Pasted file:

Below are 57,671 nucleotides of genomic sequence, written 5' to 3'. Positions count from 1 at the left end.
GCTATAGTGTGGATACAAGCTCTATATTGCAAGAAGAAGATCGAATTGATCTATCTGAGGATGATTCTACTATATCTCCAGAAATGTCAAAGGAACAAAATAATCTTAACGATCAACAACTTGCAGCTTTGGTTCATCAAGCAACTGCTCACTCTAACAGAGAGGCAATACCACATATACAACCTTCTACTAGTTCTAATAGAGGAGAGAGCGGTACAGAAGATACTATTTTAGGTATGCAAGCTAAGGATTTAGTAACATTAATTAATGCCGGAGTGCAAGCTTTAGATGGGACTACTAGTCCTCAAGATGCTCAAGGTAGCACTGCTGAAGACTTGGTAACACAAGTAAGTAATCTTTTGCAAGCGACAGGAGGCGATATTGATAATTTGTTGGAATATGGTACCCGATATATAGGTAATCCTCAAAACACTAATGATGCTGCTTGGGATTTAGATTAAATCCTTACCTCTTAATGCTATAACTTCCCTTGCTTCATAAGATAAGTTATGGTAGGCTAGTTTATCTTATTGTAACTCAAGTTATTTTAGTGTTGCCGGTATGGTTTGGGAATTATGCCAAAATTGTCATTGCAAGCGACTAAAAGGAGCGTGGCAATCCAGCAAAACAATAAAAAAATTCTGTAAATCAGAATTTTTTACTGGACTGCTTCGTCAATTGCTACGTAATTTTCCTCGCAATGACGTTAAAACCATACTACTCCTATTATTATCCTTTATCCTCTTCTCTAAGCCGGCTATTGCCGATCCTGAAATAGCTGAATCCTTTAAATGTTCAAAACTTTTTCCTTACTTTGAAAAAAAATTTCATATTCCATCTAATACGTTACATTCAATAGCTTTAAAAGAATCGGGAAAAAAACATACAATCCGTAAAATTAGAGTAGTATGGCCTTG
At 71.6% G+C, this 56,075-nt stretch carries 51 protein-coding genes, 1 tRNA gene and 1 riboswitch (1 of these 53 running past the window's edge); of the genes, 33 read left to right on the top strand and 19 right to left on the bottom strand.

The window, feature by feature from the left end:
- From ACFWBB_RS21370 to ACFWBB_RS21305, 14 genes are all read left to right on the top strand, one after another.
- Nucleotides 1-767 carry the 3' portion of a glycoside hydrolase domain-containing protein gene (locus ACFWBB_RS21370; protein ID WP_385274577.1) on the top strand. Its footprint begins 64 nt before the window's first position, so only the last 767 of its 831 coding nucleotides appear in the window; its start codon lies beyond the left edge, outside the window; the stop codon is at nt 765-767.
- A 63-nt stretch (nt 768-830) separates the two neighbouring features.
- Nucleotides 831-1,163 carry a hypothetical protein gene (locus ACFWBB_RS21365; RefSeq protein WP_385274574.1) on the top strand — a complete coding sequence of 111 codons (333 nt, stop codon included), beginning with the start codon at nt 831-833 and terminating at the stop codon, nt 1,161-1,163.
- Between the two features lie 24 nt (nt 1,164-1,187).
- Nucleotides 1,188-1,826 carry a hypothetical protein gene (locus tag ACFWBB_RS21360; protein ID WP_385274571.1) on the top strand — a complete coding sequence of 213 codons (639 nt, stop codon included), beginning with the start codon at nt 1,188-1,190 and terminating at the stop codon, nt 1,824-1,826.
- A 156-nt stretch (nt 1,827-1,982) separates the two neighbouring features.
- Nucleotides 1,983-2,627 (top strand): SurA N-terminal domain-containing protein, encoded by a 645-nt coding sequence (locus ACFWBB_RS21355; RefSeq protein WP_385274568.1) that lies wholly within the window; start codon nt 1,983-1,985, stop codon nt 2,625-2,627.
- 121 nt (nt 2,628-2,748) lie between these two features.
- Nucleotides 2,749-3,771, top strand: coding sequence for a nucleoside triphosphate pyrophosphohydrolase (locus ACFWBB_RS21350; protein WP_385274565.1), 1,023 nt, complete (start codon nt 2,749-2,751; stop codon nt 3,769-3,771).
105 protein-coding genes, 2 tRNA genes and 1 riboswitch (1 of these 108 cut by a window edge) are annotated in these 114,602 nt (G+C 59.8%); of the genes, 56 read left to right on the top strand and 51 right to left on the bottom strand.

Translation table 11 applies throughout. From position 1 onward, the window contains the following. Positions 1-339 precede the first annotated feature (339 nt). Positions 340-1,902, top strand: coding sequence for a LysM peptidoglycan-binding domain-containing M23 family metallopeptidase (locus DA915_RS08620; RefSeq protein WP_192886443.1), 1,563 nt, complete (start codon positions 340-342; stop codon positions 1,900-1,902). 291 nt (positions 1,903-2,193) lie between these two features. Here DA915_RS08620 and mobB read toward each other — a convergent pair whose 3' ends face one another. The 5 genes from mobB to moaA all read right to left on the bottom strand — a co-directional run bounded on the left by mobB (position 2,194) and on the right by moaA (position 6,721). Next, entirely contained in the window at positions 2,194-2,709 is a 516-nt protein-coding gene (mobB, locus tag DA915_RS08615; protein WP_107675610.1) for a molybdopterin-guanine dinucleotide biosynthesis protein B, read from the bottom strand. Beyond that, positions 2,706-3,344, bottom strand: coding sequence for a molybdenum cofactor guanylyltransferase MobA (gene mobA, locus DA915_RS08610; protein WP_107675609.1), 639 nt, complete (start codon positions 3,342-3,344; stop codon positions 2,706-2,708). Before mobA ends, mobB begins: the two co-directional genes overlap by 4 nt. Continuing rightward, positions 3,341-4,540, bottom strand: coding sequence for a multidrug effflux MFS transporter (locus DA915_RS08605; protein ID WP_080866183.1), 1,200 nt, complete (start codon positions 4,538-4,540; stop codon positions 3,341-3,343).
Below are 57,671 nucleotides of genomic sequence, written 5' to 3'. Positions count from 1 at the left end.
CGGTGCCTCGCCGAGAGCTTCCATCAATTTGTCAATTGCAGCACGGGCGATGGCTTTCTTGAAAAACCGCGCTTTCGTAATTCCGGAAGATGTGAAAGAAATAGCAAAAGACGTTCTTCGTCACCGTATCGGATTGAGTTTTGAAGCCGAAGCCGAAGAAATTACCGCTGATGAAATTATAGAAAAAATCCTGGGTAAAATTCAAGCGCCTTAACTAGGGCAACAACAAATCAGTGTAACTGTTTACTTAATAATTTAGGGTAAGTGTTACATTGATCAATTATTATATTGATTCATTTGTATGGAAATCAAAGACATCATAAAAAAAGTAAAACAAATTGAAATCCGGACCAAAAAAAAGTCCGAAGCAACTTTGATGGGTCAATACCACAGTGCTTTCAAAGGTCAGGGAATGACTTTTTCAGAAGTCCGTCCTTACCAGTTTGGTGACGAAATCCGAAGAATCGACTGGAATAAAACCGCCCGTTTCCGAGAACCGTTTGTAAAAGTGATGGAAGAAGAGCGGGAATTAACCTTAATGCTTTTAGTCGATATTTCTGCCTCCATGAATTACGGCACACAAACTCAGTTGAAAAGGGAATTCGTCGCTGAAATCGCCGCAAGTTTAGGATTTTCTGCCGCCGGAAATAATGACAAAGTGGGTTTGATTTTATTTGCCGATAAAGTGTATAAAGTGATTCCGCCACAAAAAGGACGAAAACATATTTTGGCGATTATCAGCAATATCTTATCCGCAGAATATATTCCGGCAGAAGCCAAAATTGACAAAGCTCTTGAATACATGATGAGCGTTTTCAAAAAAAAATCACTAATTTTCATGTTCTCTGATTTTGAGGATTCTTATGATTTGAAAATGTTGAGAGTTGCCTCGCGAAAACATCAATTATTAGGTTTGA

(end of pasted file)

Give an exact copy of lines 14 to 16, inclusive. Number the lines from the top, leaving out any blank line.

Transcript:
- Nucleotides 2,749-3,771, top strand: coding sequence for a nucleoside triphosphate pyrophosphohydrolase (locus ACFWBB_RS21350; protein WP_385274565.1), 1,023 nt, complete (start codon nt 2,749-2,751; stop codon nt 3,769-3,771).
105 protein-coding genes, 2 tRNA genes and 1 riboswitch (1 of these 108 cut by a window edge) are annotated in these 114,602 nt (G+C 59.8%); of the genes, 56 read left to right on the top strand and 51 right to left on the bottom strand.

Translation table 11 applies throughout. From position 1 onward, the window contains the following. Positions 1-339 precede the first annotated feature (339 nt). Positions 340-1,902, top strand: coding sequence for a LysM peptidoglycan-binding domain-containing M23 family metallopeptidase (locus DA915_RS08620; RefSeq protein WP_192886443.1), 1,563 nt, complete (start codon positions 340-342; stop codon positions 1,900-1,902). 291 nt (positions 1,903-2,193) lie between these two features. Here DA915_RS08620 and mobB read toward each other — a convergent pair whose 3' ends face one another. The 5 genes from mobB to moaA all read right to left on the bottom strand — a co-directional run bounded on the left by mobB (position 2,194) and on the right by moaA (position 6,721). Next, entirely contained in the window at positions 2,194-2,709 is a 516-nt protein-coding gene (mobB, locus tag DA915_RS08615; protein WP_107675610.1) for a molybdopterin-guanine dinucleotide biosynthesis protein B, read from the bottom strand. Beyond that, positions 2,706-3,344, bottom strand: coding sequence for a molybdenum cofactor guanylyltransferase MobA (gene mobA, locus DA915_RS08610; protein WP_107675609.1), 639 nt, complete (start codon positions 3,342-3,344; stop codon positions 2,706-2,708). Before mobA ends, mobB begins: the two co-directional genes overlap by 4 nt. Continuing rightward, positions 3,341-4,540, bottom strand: coding sequence for a multidrug effflux MFS transporter (locus DA915_RS08605; protein ID WP_080866183.1), 1,200 nt, complete (start codon positions 4,538-4,540; stop codon positions 3,341-3,343).